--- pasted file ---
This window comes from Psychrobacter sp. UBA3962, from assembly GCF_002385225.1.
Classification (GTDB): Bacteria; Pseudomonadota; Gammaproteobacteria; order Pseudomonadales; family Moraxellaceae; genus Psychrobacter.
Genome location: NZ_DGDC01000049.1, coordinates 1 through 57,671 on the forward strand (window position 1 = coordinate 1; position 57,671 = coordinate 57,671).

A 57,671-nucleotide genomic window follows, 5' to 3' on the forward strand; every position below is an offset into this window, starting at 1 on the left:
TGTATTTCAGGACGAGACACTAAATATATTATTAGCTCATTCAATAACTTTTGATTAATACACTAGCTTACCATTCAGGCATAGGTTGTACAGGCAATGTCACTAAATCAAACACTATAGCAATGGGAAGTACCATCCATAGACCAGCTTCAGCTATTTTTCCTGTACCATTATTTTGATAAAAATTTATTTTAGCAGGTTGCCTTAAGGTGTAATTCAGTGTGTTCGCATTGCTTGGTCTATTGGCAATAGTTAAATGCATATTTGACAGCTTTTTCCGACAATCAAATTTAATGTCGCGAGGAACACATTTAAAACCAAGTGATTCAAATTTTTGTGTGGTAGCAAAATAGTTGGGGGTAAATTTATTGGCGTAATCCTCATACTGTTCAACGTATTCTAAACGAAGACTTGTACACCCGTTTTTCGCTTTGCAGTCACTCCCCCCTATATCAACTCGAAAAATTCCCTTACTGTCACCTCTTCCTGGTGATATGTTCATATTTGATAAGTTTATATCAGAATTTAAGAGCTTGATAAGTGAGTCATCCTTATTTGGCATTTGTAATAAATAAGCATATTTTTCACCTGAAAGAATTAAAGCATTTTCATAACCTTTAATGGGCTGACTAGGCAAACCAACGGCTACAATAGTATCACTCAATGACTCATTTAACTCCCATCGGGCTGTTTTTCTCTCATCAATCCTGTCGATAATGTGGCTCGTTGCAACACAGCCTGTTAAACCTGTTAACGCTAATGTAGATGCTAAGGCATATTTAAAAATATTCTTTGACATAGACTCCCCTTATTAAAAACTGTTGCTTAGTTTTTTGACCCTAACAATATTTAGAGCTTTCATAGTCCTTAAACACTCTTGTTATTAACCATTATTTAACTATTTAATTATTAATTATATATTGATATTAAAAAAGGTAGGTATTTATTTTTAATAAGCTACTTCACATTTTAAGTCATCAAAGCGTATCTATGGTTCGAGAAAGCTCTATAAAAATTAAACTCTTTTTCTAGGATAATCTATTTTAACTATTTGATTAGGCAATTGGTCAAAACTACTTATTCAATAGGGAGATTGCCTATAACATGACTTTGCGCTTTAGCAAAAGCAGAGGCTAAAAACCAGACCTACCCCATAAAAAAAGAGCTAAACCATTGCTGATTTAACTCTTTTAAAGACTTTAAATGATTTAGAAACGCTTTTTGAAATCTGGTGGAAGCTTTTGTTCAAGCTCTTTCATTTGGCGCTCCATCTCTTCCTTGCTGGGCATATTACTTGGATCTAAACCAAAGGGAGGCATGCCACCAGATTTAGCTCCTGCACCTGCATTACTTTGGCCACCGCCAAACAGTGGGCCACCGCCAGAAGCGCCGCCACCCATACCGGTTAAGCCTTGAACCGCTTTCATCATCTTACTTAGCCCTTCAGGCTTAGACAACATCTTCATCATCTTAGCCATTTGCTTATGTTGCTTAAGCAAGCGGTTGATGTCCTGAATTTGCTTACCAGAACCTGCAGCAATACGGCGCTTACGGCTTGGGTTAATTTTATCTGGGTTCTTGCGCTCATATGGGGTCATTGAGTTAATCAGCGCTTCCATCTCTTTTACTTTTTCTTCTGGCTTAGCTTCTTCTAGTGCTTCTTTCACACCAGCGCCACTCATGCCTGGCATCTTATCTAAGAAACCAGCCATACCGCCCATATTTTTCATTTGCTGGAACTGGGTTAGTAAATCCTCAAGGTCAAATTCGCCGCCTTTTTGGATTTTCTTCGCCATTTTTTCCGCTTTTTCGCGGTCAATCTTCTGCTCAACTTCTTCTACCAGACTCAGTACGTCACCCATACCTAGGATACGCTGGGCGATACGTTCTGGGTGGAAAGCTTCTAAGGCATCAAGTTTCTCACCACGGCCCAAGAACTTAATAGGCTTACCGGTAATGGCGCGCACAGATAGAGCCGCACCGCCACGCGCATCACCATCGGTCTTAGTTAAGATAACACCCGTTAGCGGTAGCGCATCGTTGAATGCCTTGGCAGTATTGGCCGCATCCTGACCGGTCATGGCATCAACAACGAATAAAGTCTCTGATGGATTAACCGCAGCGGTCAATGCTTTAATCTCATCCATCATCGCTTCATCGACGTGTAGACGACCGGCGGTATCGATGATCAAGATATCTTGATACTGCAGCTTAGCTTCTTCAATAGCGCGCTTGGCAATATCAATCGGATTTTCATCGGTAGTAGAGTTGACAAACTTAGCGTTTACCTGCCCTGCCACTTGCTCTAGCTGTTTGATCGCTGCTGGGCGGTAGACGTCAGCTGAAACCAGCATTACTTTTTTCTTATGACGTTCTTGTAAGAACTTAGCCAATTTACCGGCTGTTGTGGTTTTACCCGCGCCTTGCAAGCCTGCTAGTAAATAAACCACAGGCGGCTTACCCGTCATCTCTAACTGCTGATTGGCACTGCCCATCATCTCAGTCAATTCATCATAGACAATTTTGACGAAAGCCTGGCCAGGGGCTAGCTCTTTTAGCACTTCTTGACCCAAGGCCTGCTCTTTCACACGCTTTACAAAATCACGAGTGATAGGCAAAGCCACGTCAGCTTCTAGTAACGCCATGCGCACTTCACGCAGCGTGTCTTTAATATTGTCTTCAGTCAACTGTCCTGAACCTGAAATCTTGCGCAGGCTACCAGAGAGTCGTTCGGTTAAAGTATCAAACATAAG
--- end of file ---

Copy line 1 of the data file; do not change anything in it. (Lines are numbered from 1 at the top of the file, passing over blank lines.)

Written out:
This window comes from Psychrobacter sp. UBA3962, from assembly GCF_002385225.1.